Outer Hip Pain & Tenderness – what is it?
Pain and tenderness along the outer region of the Hip and thigh region is commonly associated with Gluteal Tendonopathy. The Gluteal medius and Minimus muscles are located in the buttocks and their role involves moving the hip joint in an outwards direction. Tendonopathy involves weakness and often chronic inflammation at the attachment point of the gluteal tendons to the Greater Trochanter of the thigh bone. Hence the tenderness that is felt around the ‘Pocket’ region of the thigh. It occurs in both adults are not very active and also in Road Runners.
Causes of Gluteal Tendonopathy
It is caused by a sudden contraction or shortening of the Gluteus medius muscle when slipping or falling to the ground. In an Athlete, it can also occur during a ‘Side-Step’ movement or when drastically increasing their running or walking load over a short period of time.
Signs & Symptoms of Gluteal Tendonopathy
Pain and tenderness on the outside of the Hip area.
Pain can radiate down the outside area of the thigh towards the knee.
Symptoms occur without any know trauma to the Hip region and gradually worsen overtime.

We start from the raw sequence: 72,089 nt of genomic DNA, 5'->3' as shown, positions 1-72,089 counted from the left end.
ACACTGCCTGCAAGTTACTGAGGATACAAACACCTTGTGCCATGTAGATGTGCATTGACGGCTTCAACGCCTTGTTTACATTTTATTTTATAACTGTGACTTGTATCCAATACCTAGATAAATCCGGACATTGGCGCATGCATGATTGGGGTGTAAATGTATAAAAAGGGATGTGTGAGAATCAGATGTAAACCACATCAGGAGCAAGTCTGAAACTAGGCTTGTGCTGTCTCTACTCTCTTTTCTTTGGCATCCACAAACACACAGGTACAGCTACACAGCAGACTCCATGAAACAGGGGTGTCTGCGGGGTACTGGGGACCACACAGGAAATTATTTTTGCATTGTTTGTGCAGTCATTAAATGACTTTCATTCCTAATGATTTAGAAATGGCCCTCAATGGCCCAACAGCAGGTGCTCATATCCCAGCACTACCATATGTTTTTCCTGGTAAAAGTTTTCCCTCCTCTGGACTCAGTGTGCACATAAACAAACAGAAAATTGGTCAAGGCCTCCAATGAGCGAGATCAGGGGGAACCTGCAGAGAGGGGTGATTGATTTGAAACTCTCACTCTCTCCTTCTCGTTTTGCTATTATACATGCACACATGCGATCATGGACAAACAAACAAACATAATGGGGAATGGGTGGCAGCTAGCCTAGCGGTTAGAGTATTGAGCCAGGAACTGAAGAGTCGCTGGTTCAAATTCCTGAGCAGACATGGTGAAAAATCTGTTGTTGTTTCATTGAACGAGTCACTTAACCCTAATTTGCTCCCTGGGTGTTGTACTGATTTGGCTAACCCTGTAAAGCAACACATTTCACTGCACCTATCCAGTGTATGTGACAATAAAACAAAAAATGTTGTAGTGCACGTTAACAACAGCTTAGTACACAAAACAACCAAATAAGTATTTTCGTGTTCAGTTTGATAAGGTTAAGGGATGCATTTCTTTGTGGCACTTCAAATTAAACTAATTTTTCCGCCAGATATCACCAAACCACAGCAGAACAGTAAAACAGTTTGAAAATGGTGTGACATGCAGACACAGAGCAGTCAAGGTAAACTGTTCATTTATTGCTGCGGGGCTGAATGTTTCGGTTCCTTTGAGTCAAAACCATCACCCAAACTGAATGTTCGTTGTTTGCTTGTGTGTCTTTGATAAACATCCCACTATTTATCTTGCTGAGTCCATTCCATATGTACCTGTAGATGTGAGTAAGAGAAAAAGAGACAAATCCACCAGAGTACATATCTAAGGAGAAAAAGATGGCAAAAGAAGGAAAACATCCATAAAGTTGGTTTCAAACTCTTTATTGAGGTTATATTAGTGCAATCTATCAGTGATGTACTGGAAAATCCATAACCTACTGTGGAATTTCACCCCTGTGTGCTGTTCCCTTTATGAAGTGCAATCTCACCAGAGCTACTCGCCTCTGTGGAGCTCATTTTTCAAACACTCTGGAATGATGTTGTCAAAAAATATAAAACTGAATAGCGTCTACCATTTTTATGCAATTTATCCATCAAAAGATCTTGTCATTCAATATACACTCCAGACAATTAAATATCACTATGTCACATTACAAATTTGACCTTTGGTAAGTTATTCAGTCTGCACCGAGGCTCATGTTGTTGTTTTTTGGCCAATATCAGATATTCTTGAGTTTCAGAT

Difference between Osteoarthritis of the Hip Joint and Gluteal Tendonopathy is Hip Osteoarthritis patients have difficultly tying laces and putting on socks, whereas Gluteal Tendonopathy patients don’t have this problem.
Gluteal Tendonopathy is aggravated by;
Sleeping on Symptomatic Hip at night
Standing momentarily on single leg when putting on a trousers
Rising from a Seated to a standing position
Walking after sitting for a prolonged duration
Extending Hip backwards when walking can cause Hip pain and restriction
Stretching your knee towards opposite shoulder (common stretch of athletes)
Treatment & Management
Treatment involves initially identifying and avoiding the aggravating factors such leg crossing habits, stretching glutes and leg collapsing inwards. A progressive strengthening program of the Glute medius and Glute minimis is required to strengthen its weak tendon attachment point at outer area of the thigh. This achieved by basic load isometric exercises that progress without pain to concentric followed by force loading eccentric strengthening exercises. This is performed under the guidance of your Physical therapist without pain. Alterations to walking and running technique need to be addressed also to aid the healing process.
Tomás Ryan is a Registered Physical Therapist with The Irish Association of Physical Therapy (MIAPT) and is based in Clonmel & Thurles. Contact Number: 0504 26672